Board members learned only through a report in the Journal about authority executive director Nelson Geter’s offer to Republic Property Company as an incentive for Fabric.com to move from Marietta into a Republic building in Kennesaw. In addition, Kennesaw is also contributing $50,000 to Republic for the move.
The Journal discovered that Geter had been involved in the deal ever since he was hired in January, but he never gave the seven board members a clue. Why? For one thing, he told the board last Tuesday that he had unilateral authority to offer a business up to $100,000 for relocation — a power given to the executive director in 2009 long before Geter arrived.
At the Tuesday session, board member Thea Powell, not at all pleased about being kept in the dark on the Republic Property deal, asked the executive director: “You report to us, right, Mr. Geter?” He replied that he did. However, the explanation for why he withheld the deal from the board came from Powell herself. She said that she had called Geter a few days earlier and asked the question. The answer was both revealing and shocking.
“Mr. Geter, you said that the company didn’t want this to be public knowledge,” she recalled. She added, “So, I guess what somebody is saying is that…we can’t keep our mouths shut.”
Can you believe that a hired hand would not divulge information to his board because the members might run out and make it public? But in this case, yes, of course, you can. After all, the board has nothing to do with hiring or firing its staff. That’s in the hands of the Cobb Chamber of Commerce. Thus, Geter just showed up at a board meeting in January without the board even being informed of his hiring.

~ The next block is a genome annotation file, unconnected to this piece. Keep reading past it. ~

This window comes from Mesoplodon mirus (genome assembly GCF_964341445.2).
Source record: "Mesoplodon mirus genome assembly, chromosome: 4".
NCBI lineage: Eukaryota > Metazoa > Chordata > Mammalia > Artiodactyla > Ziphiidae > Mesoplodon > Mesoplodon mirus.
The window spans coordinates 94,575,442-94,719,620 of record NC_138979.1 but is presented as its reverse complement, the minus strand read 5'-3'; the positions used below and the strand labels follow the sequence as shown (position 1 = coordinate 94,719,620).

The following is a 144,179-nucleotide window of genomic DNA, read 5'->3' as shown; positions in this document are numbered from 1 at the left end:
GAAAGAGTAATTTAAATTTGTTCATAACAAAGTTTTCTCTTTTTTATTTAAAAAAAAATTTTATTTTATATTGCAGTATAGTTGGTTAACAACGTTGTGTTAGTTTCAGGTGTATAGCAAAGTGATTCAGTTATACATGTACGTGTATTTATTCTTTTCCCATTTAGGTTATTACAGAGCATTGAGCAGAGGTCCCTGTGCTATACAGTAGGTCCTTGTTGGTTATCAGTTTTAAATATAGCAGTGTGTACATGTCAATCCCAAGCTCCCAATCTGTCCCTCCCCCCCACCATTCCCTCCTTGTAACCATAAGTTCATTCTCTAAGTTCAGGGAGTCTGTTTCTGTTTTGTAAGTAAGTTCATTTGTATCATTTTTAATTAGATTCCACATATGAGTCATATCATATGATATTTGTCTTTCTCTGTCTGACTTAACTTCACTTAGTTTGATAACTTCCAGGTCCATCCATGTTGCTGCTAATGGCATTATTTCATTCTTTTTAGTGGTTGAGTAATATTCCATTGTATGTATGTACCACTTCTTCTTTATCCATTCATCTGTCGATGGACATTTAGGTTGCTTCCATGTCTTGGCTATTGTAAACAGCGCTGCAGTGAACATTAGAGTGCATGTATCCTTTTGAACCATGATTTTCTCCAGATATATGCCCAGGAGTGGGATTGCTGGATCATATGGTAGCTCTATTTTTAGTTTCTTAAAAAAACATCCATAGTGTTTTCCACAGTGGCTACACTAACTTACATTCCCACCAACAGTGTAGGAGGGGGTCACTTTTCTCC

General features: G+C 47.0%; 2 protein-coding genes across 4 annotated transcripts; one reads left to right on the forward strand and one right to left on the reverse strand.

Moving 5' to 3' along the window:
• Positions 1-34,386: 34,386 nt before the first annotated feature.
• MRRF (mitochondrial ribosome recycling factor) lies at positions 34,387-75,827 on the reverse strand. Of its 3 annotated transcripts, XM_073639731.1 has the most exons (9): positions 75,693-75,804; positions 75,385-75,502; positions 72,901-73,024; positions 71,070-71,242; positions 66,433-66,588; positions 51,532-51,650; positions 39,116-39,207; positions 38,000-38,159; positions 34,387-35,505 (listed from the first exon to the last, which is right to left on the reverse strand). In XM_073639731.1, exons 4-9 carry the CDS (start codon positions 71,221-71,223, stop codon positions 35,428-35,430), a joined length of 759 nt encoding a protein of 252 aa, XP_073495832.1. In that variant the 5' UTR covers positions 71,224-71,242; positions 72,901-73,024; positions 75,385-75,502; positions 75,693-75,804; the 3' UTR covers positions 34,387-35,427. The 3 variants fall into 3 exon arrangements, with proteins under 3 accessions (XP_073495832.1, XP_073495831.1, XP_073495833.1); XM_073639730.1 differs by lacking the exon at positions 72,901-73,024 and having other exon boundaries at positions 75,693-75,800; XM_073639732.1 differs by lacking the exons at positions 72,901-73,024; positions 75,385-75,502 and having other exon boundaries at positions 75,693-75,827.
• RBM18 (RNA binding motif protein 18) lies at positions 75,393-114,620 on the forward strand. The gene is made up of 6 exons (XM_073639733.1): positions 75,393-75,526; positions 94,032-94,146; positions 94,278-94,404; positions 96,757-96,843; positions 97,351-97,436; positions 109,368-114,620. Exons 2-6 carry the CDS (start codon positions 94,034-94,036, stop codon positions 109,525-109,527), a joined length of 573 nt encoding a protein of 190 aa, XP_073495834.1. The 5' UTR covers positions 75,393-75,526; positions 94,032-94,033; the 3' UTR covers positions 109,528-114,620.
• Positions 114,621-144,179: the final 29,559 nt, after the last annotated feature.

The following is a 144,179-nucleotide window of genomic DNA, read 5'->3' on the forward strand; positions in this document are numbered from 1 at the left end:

The chamber has a $96,000 annual contract to provide management and offices for the authority — plus receiving authority funds for various other activities of the chamber including billboards, ads in movie theaters, its annual golf tournament and expenses of the chamber chairman for the annual Washington fly-in, etc.
Chamber officials would relish taking over the county’s economic development office but the opposite should happen. The authority — which is needed to issue bonds for economic development purposes — now is essentially an arm of the chamber, yet all analytical work is done by the county economic development staff. The obvious solution is to move the authority’s offices and staff to the county development department. That’s the common sense approach followed by the Marietta Development Authority that uses City Hall offices and staff at no cost.
It is time for the Development Authority of Cobb County to be placed where it belongs and given the right of oversight of its own employees. If not, why not?